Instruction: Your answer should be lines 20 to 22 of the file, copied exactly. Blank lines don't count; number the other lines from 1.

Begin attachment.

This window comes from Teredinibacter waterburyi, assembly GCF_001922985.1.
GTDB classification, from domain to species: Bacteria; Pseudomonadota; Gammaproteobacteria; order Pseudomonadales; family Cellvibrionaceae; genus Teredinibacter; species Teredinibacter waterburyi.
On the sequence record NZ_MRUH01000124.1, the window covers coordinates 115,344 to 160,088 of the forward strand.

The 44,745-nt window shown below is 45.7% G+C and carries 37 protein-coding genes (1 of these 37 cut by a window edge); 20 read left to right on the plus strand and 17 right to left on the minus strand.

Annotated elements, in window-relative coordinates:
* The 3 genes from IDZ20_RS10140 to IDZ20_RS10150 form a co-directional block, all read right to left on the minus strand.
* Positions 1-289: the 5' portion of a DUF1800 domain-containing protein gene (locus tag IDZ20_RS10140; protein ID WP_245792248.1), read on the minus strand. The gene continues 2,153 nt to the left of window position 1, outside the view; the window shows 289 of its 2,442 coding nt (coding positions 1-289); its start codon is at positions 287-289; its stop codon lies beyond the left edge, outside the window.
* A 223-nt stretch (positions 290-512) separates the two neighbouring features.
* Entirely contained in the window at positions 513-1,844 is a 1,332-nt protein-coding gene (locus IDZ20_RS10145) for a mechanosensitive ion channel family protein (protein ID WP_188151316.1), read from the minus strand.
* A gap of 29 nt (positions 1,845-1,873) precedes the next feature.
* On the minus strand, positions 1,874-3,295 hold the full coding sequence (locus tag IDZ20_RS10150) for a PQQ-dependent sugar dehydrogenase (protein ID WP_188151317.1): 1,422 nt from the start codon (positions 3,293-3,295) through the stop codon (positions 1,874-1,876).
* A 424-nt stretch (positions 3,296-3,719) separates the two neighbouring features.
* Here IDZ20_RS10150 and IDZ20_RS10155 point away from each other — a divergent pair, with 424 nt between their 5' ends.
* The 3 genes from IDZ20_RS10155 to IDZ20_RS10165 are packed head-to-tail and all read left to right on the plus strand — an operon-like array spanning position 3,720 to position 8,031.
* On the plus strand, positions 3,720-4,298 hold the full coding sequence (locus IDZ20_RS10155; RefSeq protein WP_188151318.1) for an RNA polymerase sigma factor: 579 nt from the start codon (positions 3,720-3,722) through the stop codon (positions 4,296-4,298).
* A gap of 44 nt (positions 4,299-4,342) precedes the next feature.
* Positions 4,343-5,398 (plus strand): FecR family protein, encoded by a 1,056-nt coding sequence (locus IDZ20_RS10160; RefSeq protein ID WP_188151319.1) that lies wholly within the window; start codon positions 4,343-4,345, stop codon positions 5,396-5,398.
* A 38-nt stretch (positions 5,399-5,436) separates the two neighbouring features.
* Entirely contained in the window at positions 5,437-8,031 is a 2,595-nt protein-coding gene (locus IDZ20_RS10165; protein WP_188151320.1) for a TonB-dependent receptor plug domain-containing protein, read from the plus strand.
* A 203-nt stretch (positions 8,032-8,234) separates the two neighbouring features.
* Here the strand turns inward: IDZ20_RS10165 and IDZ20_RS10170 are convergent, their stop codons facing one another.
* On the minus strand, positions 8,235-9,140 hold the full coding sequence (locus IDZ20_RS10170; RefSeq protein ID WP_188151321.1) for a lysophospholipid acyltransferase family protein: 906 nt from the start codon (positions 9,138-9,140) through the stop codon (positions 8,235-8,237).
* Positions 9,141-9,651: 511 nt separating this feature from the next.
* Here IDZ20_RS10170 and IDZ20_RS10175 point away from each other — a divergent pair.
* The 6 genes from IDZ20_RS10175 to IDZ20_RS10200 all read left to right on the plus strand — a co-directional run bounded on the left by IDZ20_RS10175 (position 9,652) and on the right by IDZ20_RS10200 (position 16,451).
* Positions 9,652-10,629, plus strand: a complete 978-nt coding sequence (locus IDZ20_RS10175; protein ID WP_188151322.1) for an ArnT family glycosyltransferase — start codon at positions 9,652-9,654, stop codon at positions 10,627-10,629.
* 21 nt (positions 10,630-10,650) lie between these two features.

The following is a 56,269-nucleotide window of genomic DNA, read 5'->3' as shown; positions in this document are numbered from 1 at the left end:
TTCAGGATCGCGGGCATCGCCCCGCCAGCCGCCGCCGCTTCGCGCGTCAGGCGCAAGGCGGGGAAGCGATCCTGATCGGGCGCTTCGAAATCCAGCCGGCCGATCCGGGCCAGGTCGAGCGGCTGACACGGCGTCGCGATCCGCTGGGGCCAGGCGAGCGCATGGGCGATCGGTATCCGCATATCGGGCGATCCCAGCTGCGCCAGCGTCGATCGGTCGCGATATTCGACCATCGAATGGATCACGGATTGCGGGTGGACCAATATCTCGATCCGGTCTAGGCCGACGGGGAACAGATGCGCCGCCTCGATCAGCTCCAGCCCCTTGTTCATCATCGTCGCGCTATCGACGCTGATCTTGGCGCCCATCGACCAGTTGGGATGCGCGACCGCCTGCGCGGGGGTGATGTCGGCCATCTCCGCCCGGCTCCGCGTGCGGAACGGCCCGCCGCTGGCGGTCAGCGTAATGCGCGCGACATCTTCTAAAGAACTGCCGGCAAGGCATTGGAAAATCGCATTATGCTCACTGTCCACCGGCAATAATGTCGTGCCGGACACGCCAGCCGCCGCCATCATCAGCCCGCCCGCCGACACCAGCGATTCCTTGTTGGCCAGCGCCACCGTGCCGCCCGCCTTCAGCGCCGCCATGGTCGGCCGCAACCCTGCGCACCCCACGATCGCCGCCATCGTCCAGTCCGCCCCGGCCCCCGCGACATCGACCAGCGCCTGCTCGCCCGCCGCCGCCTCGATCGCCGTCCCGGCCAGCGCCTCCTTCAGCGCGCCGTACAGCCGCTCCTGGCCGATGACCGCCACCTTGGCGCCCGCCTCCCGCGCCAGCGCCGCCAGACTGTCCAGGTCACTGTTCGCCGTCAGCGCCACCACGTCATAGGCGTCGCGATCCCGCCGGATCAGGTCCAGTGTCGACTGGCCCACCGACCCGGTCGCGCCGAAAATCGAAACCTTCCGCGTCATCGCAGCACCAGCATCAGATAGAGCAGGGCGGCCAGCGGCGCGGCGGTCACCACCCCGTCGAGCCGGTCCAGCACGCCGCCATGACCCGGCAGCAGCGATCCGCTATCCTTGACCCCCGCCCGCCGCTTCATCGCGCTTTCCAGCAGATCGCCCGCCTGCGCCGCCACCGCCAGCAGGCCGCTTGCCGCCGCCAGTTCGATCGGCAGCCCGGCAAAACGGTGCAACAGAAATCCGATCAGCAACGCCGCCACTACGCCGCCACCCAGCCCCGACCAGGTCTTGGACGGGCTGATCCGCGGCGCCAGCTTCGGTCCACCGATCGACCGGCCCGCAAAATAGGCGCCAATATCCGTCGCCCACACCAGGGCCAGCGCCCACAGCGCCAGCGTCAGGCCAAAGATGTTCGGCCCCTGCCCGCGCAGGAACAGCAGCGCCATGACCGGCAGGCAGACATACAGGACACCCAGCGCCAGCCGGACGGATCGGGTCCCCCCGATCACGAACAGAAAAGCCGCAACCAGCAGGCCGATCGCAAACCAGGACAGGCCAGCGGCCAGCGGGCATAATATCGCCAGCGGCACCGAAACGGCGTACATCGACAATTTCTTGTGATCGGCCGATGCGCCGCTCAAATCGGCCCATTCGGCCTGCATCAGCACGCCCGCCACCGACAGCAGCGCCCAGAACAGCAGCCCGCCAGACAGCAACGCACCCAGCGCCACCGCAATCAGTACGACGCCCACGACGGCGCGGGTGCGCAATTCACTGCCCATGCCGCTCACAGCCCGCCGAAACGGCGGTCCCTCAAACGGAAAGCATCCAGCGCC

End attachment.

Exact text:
* A 203-nt stretch (positions 8,032-8,234) separates the two neighbouring features.
* Here the strand turns inward: IDZ20_RS10165 and IDZ20_RS10170 are convergent, their stop codons facing one another.
* On the minus strand, positions 8,235-9,140 hold the full coding sequence (locus IDZ20_RS10170; RefSeq protein ID WP_188151321.1) for a lysophospholipid acyltransferase family protein: 906 nt from the start codon (positions 9,138-9,140) through the stop codon (positions 8,235-8,237).